With its soft matt cover (in this paperback edition), comfortable rhythm, and pleasing artwork it is hard not to be warmed by this story set on the ice.

Georgie DonagheyPop over to Romi’s interview with Lulu author, Georgie Donaghey now for more interesting insight into the creation of this plucky little polar bear and the fiercely determined creator behind her.

Lulu is now available, here.

Dragon Tales Publishing June 2015

Do you read more in winter or in summer?

Winter is a popular time for book lovers, the season where many of us enjoy staying in, rugging up and delving into a good book. But do we read more in the winter months or in summer?

Summer brings to mind images of sunny days, cool drinks and reading a book on the deck or under the shade of a tree. Many of us take our holidays in summer, reading in airports, on buses and at caravan parks. In summer we seem to be out and about more, enjoying the sunshine and daylight savings, BBQs and day trips, festivals and markets; but do we have more time for reading?

The only time I read during the day is when I’m stuck waiting. It might be waiting at the Doctor’s office, waiting at a cafe for a friend or waiting for a plane. None of these daytime waiting and reading opportunities are at all weather dependent. In fact, when it’s terribly hot and I’m heading out and about, I’m more likely to slip a bottle of water into my handbag in place of a book. For me, summer is a time for travelling light and keeping out of the sun.

I don’t know about you, but I do most of my reading at night and in bed. I find reading before sleep is the best way for me to unwind from the day, tell my body it’s time for rest, and occupy my mind on a single task to minimise the internal chatter.

It’s a fact that in winter we sleep for longer, and when it’s time to get up in the morning we find ourselves reluctant to venture out into the frosty morning. There’s actually a scientific reason for this. In winter there is less daylight, and as a result the pineal gland produces more melatonin, which makes us feel sleepy. When we wake up it’s still dark outside and the pineal gland has yet to shut down, hence our reluctance to get up in the morning.

I’m a city dweller, and in the summertime, hot nights are often filled with the sounds of music, BBQs and parties finishing long into the night. In winter, people are keen to get home and don’t seem to venture much outside (except to get from A to B), meaning the city is much quieter. Quiet time is a great time for reading.

Taking all of this into consideration, I think I’ve decided that I do read more in winter than in summer. There are less social gatherings to attend, and it’s nice and cosy in bed with the electric blanket on and a good book in my hands.

What about you? What are your reading habits and do you read more in winter or in summer?

Image courtesy of
Image courtesy of Incourage

Return of the Slow Cooker

Winter is almost upon us, and as the days grow darker and the nights become cooler, my mind turns to comfort food from my slow cooker.  Anyone with me? It’s time to pull out your slow cooker from the back of the cupboard, box or garage and begin to look forward to some delicious meals.  Slow cookers are a fabulous time-saving appliance, and there’s nothing better than coming home from a busy day out to a delicious concoction cooking away on your bench top.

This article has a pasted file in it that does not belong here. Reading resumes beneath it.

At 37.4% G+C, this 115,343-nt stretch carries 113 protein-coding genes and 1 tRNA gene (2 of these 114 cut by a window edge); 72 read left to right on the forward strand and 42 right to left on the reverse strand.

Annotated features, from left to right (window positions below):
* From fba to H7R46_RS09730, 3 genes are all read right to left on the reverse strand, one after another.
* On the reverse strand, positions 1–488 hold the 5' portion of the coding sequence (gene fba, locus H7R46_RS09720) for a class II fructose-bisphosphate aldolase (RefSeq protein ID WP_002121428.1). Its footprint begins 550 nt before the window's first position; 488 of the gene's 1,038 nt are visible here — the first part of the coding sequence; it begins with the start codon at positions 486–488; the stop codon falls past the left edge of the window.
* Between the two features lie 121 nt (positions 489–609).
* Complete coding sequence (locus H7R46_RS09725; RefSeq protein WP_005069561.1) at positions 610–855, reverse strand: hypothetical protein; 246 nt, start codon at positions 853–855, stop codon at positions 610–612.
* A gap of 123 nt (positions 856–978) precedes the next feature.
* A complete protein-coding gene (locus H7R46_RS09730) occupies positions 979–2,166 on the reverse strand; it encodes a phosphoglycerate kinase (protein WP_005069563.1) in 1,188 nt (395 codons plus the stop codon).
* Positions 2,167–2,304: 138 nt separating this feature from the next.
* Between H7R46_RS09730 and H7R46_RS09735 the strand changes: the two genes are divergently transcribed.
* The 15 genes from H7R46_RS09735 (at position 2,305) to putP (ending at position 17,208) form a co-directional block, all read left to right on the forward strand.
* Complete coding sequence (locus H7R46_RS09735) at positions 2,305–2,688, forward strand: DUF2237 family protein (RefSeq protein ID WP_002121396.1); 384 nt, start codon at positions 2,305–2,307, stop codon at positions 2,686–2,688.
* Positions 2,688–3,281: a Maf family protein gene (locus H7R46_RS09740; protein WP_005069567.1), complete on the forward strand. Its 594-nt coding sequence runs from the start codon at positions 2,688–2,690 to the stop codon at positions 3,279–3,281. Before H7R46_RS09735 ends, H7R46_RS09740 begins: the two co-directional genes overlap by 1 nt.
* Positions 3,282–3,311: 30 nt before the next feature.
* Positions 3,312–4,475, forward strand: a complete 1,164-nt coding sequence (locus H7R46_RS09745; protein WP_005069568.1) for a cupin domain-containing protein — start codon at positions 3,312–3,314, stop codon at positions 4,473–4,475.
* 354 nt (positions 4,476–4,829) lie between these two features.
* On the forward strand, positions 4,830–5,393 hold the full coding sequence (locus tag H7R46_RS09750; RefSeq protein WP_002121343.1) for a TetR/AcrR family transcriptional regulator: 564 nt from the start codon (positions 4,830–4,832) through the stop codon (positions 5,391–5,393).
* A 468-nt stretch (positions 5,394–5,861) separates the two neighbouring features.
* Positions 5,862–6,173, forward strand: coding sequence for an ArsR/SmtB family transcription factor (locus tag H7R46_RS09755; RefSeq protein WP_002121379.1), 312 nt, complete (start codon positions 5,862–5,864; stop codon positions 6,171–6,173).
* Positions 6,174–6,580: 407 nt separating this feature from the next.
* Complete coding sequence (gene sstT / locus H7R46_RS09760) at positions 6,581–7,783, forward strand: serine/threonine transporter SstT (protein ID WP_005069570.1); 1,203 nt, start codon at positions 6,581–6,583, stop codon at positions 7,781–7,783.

Now, if you’re anything like me you’ll have your tried and true favourites (lamb shanks, beef hot pot) but I’ve pulled together a collection of Australian books for you to spice up your repertoire.  The best thing about this collection is that each of these books have been selected from the Boomerang Books list of Australia’s Top 1000 Bestselling Books, which means you can enjoy an additional 20% off the RRP.

250 Must Have Slow Cooked RecipesFirst, I bring you the 250 Must-Have Slow Cooker Recipes (pictured left), which contains recipes for time-strapped cooks and busy households, including breakfasts and desserts.  Recipes include cooking with meat, poultry, seafood, vegetables, pulses, rice or pasta to create soul-warming dishes.  Yum!

If 250 recipes isn’t enough, try the The 1000 Recipe Collection – Slow Cooking, which has (as the title suggests) an astonishing 1000 recipes to choose from.  Getting hungry?

The Complete Slow Cooker By Sally Wise is a combination of two of her previous slow cooker books and is appropriately jam packed full of great recipes.  If you’re looking for ideas for delicious and nutritious meals from an experienced cook, you can’t go past The Complete Slow Cooker by Sally Wise.  According to the publisher, Sally Wise is the: “best known, best loved and the biggest selling author of books on slow cooking,” so you really can’t go wrong with this one.Women's Weekly Cook It Slow

Finally, a collection of Australian cook books wouldn’t be complete without including an Australian Women’s Weekly edition, and so I give you Cook it Slow by Australian Women’s Weekly.  Cook it Slow contains almost 500 pages of recipes and also includes other methods of cooking slow including oven and stove top recipes; making this book perfect for those without a slow cooker at home.

Let me know if you’re a slow cooker devotee, and if you have a favourite recipe you’d like to share with us.

If you’re still hungry for more, check out Slow Cooking By Hinkler Books.